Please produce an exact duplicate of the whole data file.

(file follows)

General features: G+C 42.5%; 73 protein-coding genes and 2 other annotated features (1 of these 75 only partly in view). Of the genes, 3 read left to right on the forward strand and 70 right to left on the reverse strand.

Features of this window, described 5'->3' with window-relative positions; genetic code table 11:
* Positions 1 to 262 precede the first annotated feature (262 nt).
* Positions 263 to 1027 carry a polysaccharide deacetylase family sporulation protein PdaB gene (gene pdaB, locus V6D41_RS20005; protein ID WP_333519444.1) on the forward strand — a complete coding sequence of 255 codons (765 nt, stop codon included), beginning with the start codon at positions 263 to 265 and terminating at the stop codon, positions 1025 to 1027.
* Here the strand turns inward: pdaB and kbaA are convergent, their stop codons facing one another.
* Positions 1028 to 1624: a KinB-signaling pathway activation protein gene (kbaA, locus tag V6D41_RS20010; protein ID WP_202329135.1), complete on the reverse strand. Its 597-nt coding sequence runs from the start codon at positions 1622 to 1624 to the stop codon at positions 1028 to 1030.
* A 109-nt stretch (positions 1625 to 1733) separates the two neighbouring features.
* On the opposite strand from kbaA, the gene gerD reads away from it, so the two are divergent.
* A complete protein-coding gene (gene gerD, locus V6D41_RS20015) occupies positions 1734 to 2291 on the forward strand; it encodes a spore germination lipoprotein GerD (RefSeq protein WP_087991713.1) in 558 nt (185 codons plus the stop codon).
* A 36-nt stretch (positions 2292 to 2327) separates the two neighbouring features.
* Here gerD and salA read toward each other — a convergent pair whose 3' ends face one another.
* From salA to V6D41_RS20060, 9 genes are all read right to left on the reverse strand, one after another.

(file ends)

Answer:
General features: G+C 42.5%; 73 protein-coding genes and 2 other annotated features (1 of these 75 only partly in view). Of the genes, 3 read left to right on the forward strand and 70 right to left on the reverse strand.

Features of this window, described 5'->3' with window-relative positions; genetic code table 11:
* Positions 1 to 262 precede the first annotated feature (262 nt).
* Positions 263 to 1027 carry a polysaccharide deacetylase family sporulation protein PdaB gene (gene pdaB, locus V6D41_RS20005; protein ID WP_333519444.1) on the forward strand — a complete coding sequence of 255 codons (765 nt, stop codon included), beginning with the start codon at positions 263 to 265 and terminating at the stop codon, positions 1025 to 1027.
* Here the strand turns inward: pdaB and kbaA are convergent, their stop codons facing one another.
* Positions 1028 to 1624: a KinB-signaling pathway activation protein gene (kbaA, locus tag V6D41_RS20010; protein ID WP_202329135.1), complete on the reverse strand. Its 597-nt coding sequence runs from the start codon at positions 1622 to 1624 to the stop codon at positions 1028 to 1030.
* A 109-nt stretch (positions 1625 to 1733) separates the two neighbouring features.
* On the opposite strand from kbaA, the gene gerD reads away from it, so the two are divergent.
* A complete protein-coding gene (gene gerD, locus V6D41_RS20015) occupies positions 1734 to 2291 on the forward strand; it encodes a spore germination lipoprotein GerD (RefSeq protein WP_087991713.1) in 558 nt (185 codons plus the stop codon).
* A 36-nt stretch (positions 2292 to 2327) separates the two neighbouring features.
* Here gerD and salA read toward each other — a convergent pair whose 3' ends face one another.
* From salA to V6D41_RS20060, 9 genes are all read right to left on the reverse strand, one after another.